Saturday, July 29, 2017

Actual examples of "censorship"

tl;dr: I do not at all support the freedom for anyone in academia to say racist stuff. Academia is a complicated environment with a variety of specialized functions; these circumstances make even a no-government-censorship comparison — much less a "free speech means I can say whatever I want wherever and whenever I want" comparison — completely inapt. Fredrik deBoer's article, Yes, Campus Activists Have Attempted to Censor Completely Mainstream Views, basically argues for a free speech right to be a racist asshole on a college campus, harassing, excluding, and marginalizing students of students of color, so long as that harassment is entirely verbal (or a "speech act", like painting a swastika out of feces). I can't think of a more egregious example of a leftist being a bourgeois stooge.

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I'm about to begin my eighth year in academia. We in academia like to think of ourselves as objective seekers after the truth, unafraid to address even the most morally challenging issues and ideas, but even for the most honest and careful, it's never that simple. All research projects, even the physical sciences, are bound up in a lot of social constructions: what to investigate, who gets to investigate it, how it's investigated, and, crucially, how investigation affects the participants' status. In addition to being an institution (meta-institution) that engages in the objective search for truth, academia as an institution confers status, making it possible (or much more likely) for students and professors to achieve social positions of relative power, importance, and wealth. Finally, the university is not ideologically neutral: the university exercises substantial influence on the social legitimation and delegitimation of ideas.

Even a single university is also one of the most complicated coherent institution I've seen. Multinational corporations are larger, but they use a rigid authoritarian hierarchy to manage that size. Universities by their nature cannot employ this strategy. Universities do, of course, employ authority and hierarchy, but nowhere near to the degree of large corporations: a university cannot just tell a professor or student, "Do this task this way or you're fired." A university brings together scores or hundreds of faculty and hundreds or thousands of students, all of whom are pursuing interests of the utmost seriousness and making substantial commitments of time, and for the students, a lot of money. I lived in a commune of only about 30 people, and just reproducing the institution on a daily basis was an exhausting chore; trying to manage the interests, goals, preferences, and desires of thousands of people trying to do something they consider extremely important presents enormous challenges.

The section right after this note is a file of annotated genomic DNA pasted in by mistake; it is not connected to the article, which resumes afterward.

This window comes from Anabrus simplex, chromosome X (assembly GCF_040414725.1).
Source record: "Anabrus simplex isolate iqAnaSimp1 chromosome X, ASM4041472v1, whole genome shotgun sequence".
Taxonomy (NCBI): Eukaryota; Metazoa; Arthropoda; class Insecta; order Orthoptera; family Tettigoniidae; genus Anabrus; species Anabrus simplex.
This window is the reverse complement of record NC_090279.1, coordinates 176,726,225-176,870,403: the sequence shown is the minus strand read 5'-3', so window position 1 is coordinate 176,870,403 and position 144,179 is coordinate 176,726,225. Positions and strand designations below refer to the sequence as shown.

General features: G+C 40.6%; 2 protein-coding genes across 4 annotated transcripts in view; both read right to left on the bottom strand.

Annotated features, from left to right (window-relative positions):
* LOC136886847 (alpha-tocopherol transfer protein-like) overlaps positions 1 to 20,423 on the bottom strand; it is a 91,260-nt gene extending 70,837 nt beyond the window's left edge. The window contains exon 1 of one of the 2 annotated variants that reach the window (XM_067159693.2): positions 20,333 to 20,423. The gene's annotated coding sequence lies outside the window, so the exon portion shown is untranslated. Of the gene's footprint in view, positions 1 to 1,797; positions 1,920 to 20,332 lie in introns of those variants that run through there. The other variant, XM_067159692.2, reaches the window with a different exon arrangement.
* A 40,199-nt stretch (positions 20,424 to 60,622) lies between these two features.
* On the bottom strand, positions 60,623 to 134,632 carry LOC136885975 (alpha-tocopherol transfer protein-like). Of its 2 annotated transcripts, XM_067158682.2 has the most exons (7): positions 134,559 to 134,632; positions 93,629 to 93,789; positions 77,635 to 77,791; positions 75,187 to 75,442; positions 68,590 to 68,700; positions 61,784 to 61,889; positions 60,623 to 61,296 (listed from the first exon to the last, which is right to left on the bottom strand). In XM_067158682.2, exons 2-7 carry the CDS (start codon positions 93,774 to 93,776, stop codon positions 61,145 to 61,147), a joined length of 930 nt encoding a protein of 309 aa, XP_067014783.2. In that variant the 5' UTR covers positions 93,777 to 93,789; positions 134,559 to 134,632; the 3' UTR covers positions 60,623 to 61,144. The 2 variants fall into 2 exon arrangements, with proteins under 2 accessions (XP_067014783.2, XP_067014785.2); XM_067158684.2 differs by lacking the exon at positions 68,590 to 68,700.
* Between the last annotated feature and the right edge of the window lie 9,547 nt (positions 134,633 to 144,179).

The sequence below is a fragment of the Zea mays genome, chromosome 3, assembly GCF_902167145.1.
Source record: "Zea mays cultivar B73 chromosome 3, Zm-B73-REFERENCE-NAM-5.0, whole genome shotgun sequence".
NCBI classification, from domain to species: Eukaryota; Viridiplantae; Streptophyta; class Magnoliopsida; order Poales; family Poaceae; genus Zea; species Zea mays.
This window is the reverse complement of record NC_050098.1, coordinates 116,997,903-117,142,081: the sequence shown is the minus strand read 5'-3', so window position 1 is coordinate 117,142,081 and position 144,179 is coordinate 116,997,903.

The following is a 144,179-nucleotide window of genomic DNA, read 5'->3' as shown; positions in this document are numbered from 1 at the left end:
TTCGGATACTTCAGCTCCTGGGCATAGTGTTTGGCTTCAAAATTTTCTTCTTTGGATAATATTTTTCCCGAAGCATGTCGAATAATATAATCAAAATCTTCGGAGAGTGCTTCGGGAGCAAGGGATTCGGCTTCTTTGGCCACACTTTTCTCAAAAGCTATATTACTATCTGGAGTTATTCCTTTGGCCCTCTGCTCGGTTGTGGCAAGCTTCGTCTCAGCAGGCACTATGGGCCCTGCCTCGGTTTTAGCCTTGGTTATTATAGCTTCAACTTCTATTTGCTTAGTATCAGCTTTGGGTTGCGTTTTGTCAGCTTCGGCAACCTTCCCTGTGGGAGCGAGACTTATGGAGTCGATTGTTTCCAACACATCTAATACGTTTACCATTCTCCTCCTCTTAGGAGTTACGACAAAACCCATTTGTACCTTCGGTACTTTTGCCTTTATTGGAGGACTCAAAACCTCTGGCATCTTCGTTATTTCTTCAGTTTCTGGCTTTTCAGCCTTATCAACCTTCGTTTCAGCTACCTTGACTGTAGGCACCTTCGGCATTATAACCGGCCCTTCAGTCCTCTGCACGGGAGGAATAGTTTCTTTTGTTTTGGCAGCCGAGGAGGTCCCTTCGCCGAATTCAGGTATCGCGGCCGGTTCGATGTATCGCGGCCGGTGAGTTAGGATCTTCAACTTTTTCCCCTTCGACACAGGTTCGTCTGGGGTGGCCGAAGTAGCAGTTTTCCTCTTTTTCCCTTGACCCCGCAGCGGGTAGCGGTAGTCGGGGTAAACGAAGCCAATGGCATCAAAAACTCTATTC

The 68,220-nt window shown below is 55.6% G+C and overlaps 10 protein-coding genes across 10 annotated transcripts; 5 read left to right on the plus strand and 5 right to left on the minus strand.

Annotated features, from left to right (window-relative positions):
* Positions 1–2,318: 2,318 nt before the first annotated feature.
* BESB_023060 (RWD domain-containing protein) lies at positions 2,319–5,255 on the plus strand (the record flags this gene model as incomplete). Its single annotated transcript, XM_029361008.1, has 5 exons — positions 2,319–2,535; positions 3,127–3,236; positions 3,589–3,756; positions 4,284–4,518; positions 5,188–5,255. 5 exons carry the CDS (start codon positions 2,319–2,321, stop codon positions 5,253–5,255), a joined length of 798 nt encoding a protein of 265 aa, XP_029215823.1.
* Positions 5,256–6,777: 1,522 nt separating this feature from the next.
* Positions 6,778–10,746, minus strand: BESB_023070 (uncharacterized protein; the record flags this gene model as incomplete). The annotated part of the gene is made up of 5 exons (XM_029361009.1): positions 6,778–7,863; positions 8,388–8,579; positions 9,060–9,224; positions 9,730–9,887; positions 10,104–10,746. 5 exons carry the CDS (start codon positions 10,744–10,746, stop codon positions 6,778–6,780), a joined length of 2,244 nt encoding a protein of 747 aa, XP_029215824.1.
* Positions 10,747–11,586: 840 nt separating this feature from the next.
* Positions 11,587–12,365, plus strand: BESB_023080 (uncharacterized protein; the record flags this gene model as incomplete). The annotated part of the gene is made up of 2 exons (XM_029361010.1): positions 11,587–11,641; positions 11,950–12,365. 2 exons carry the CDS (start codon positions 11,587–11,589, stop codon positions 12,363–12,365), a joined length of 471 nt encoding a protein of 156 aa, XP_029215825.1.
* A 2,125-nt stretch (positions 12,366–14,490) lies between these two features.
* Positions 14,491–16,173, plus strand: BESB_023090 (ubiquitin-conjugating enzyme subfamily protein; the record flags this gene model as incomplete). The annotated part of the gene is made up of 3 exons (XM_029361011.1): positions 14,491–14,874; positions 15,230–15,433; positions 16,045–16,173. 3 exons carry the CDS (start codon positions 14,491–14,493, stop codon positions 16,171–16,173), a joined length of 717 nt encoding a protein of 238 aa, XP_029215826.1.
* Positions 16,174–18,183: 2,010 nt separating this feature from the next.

The notion of "free speech" and "censorship" is itself complicated. Just the most fundamental sense of the whether government may impose criminal or civil penalties for speech has generated entire specialties of legal scholarship and jurisprudence. What qualifies as "speech"? Under what circumstances can the government engage in censorship? What specifically justifies categorizing this as speech and that as action, and what justifies this censorship and not that? Just to address one narrow component of these questions requires a PhD thesis or a hundred-page Supreme Court decision. Trying to decide what constitutes "free speech" and "censorship" when we're considering the actions of people outside the government is a thousand times more complicated. When does criticism become censorship? When does expressing an opinion become harassment or oppression? How do we explore these questions when people are stuck with each other, when their relationship is fundamentally non-transactional? We cannot simply declare "free speech!" and automatically gain the moral high ground.

We also live under a system with profound privilege and power for Christian, white, male, heterosexual, and cis-gendered people. Members of other religion (or no religion), people of color, especially the descendants of black chattel slavery, women, queer people and people who do not conform to conventional gender norms have for centuries been marginalized, exploited, oppressed, assaulted, and murdered, often in genocidal quantities. The only "objective" questions are whether there is such social privilege, and whether those with social privilege have marginalized, etc. those without it. These objective questions has been answered decisively in the affirmative; to deny these manifest truths is akin to arguing a flat earth. Either you believe this oppression is good, and should be perpetuated, or it is bad, and should be eliminated, root and branch. There is no middle moral position, only arguments over tactics.